THE CLUTCH LEVER ON MY NEW BCS TRACTOR IS DIFFICULT TO COMPRESS WITH MY SMALL HANDS. CAN I ADJUST THE CABLE TO MAKE COMPRESSING THE CLUTCH EASIER?
The following is the technique to raise the position of the clutch lever while maintaining proper clutch functioning:
Loosen the set/jam nut that holds the adjusting tube on the front of the clutch lever bracket. This requires a 13mm wrench.
Turn the tube clockwise a few revolutions, screwing the tube into the bracket. You can usually do this by hand, but an 11mm wrench is the official tool for the job.
Next, test the new positioning of the tube by compressing the clutch lever to the point that you feel resistance. With the red lever lowered to the black grip, the object is to measure vertically five inches from the end of the red lever to the end of the clutch lever at the point that you first feel resistance. Screw the tube in or out until this dimension is achieved.
Once achieved, hold the tube still with the 11mm wrench and tighten the nut with the 13mm wrench snug against the bracket. Do not overtighten.
Next, test this clutch lever adjustment by starting the tractor. Shift into 1st or 2nd gear, and, with the engine in an idle position, release the clutch. After traveling a few feet, squeeze the clutch and see if you stop completely.
If you do, you can repeat the procedure above and rotate the adjusting tube clockwise another revolution or two. Test to see if the tractor will still come to a complete stop. If it does not, reverse the procedure and turn the tube counterclockwise until a full stop is achieved. By following this procedure, you will reduce the operator’s “reach” for the clutch lever, while maintaining proper clutch functioning.
As an additional point, the clutch cable will stretch after it has been used for awhile. This will be evident by the fact that the tractor “creeps” even though the clutch is squeezed. In this case, use the procedure above, except that you will be turning the adjusting tube counterclockwise to achieve a complete stop when the lever is compressed.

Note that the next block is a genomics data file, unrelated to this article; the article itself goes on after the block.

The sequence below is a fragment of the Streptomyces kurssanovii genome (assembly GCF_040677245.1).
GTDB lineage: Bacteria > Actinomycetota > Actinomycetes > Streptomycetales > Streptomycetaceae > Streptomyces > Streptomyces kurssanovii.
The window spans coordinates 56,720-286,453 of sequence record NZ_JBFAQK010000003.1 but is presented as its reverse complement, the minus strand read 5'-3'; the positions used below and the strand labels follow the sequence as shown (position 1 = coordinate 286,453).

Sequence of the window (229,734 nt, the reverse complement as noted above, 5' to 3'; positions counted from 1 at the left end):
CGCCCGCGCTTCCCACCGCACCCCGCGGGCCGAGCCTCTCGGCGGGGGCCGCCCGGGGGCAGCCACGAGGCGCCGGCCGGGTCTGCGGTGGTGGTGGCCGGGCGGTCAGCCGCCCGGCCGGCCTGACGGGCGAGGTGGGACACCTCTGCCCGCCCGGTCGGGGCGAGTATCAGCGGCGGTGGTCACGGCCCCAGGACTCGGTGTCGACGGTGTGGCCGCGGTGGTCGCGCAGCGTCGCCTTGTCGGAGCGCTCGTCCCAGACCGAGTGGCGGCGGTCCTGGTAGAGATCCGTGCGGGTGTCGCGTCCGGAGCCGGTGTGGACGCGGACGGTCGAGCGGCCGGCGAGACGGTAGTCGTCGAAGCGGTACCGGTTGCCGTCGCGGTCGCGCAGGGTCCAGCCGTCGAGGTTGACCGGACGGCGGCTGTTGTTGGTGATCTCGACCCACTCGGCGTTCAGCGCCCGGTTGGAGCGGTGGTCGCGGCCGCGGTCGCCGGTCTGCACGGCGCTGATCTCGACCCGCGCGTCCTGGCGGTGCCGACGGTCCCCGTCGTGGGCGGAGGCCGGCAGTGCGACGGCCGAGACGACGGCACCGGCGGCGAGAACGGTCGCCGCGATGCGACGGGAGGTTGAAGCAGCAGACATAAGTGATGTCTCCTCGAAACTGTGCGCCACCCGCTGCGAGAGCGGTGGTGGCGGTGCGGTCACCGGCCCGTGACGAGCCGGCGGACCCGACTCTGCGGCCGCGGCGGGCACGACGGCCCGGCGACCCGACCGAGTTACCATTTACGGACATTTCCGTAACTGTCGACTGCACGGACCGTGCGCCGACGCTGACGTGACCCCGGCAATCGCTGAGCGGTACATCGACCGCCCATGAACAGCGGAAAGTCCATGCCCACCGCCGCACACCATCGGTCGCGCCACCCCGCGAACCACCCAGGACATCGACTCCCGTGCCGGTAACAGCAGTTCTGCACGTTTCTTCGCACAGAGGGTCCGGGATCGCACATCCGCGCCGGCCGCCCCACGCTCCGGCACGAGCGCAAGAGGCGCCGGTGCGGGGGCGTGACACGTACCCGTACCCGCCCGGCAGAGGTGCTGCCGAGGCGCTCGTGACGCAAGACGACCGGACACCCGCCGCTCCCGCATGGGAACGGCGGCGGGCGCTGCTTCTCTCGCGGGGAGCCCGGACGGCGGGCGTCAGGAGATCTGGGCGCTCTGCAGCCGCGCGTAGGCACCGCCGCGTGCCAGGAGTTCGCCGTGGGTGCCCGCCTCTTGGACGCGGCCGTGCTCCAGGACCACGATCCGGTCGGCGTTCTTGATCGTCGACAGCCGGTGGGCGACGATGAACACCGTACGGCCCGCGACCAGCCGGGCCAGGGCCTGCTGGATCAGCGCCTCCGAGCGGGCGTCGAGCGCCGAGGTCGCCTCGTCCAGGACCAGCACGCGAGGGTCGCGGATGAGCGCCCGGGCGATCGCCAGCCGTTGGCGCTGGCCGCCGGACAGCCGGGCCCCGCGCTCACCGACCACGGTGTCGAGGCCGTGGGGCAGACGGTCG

WHEN IN NEUTRAL, MY BCS TRACTOR DOES NOT ROLL BUT DRAGS THE TIRES, OR IT’S VERY DIFFICULT TO ROLL THE TIRES.
This problem used to more common but has been addressed by the BCS factory. It’s encountered only on straight-axle models (non-Professional) models. It is caused by the fit and finish between the worm gear and the brass crown gear that the worm drives inside the transmission. The surface of the worm gear and crown gear have very small peaks and valleys in the metal that fill with oil when the tractor is assembled, making them difficult to spin when you try to push the tractor in neutral.
The fix for this used to be to use the tractor as much as possible to“wear in” the two mating surfaces, but this takes time and often the tires will roll one direction but not in the other. Therefore, the unit must be used with both a front and rear-mount attachment to get both sides of the worm and crown gear sets worn in to each other. A few years ago the BCS factory addressed this problem by putting all crown and worm gears through a burnishing process before they are assembled. This greatly helped the situation and this problem has all but disappeared on newer tractors.
WHAT ARE THE BEST PRACTICES FOR PROPERLY MAINTAINING MY BCS TRACTOR?
Before your first operation of a BCS machine, make sure to read and follow the instructions in the tractor and engine and engine manuals, which can be found on the Service Information page.
Here are some additional tips: